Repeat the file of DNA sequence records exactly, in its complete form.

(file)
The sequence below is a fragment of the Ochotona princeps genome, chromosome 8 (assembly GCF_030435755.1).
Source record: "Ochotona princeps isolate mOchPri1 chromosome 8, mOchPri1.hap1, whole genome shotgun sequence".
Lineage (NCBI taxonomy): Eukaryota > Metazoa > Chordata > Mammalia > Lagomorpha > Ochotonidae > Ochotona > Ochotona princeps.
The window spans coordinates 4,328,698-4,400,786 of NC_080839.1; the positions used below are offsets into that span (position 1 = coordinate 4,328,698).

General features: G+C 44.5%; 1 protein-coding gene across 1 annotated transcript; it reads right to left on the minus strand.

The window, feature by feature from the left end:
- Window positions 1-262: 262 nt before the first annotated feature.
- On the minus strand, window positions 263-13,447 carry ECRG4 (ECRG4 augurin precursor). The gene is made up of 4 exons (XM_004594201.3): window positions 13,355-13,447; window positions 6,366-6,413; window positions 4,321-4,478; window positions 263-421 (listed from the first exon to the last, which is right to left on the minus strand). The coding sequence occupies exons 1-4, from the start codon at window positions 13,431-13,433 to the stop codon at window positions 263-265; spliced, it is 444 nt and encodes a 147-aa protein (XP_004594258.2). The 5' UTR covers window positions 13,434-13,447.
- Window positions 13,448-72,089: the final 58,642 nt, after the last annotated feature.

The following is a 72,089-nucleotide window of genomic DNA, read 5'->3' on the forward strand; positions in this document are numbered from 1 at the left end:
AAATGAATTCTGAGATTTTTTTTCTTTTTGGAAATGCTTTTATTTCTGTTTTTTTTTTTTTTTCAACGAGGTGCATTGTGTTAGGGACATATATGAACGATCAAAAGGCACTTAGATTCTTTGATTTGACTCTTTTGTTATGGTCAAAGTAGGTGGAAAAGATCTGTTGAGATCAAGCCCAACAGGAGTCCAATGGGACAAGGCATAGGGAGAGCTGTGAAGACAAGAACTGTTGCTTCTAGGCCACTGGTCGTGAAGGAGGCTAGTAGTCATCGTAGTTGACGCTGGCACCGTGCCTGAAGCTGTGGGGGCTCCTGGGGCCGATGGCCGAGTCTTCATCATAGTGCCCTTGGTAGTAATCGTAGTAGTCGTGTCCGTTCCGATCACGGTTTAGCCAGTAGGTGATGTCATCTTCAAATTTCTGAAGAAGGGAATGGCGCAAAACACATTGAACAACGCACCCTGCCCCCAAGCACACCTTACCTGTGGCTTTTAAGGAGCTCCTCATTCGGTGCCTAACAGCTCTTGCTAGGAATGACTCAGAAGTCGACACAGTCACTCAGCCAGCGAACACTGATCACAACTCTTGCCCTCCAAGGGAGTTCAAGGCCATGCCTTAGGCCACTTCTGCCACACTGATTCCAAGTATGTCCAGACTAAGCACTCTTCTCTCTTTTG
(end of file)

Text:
The sequence below is a fragment of the Ochotona princeps genome, chromosome 8 (assembly GCF_030435755.1).
Source record: "Ochotona princeps isolate mOchPri1 chromosome 8, mOchPri1.hap1, whole genome shotgun sequence".
Lineage (NCBI taxonomy): Eukaryota > Metazoa > Chordata > Mammalia > Lagomorpha > Ochotonidae > Ochotona > Ochotona princeps.
The window spans coordinates 4,328,698-4,400,786 of NC_080839.1; the positions used below are offsets into that span (position 1 = coordinate 4,328,698).

General features: G+C 44.5%; 1 protein-coding gene across 1 annotated transcript; it reads right to left on the minus strand.

The window, feature by feature from the left end:
- Window positions 1-262: 262 nt before the first annotated feature.
- On the minus strand, window positions 263-13,447 carry ECRG4 (ECRG4 augurin precursor). The gene is made up of 4 exons (XM_004594201.3): window positions 13,355-13,447; window positions 6,366-6,413; window positions 4,321-4,478; window positions 263-421 (listed from the first exon to the last, which is right to left on the minus strand). The coding sequence occupies exons 1-4, from the start codon at window positions 13,431-13,433 to the stop codon at window positions 263-265; spliced, it is 444 nt and encodes a 147-aa protein (XP_004594258.2). The 5' UTR covers window positions 13,434-13,447.
- Window positions 13,448-72,089: the final 58,642 nt, after the last annotated feature.

The following is a 72,089-nucleotide window of genomic DNA, read 5'->3' on the forward strand; positions in this document are numbered from 1 at the left end:
AAATGAATTCTGAGATTTTTTTTCTTTTTGGAAATGCTTTTATTTCTGTTTTTTTTTTTTTTTCAACGAGGTGCATTGTGTTAGGGACATATATGAACGATCAAAAGGCACTTAGATTCTTTGATTTGACTCTTTTGTTATGGTCAAAGTAGGTGGAAAAGATCTGTTGAGATCAAGCCCAACAGGAGTCCAATGGGACAAGGCATAGGGAGAGCTGTGAAGACAAGAACTGTTGCTTCTAGGCCACTGGTCGTGAAGGAGGCTAGTAGTCATCGTAGTTGACGCTGGCACCGTGCCTGAAGCTGTGGGGGCTCCTGGGGCCGATGGCCGAGTCTTCATCATAGTGCCCTTGGTAGTAATCGTAGTAGTCGTGTCCGTTCCGATCACGGTTTAGCCAGTAGGTGATGTCATCTTCAAATTTCTGAAGAAGGGAATGGCGCAAAACACATTGAACAACGCACCCTGCCCCCAAGCACACCTTACCTGTGGCTTTTAAGGAGCTCCTCATTCGGTGCCTAACAGCTCTTGCTAGGAATGACTCAGAAGTCGACACAGTCACTCAGCCAGCGAACACTGATCACAACTCTTGCCCTCCAAGGGAGTTCAAGGCCATGCCTTAGGCCACTTCTGCCACACTGATTCCAAGTATGTCCAGACTAAGCACTCTTCTCTCTTTTG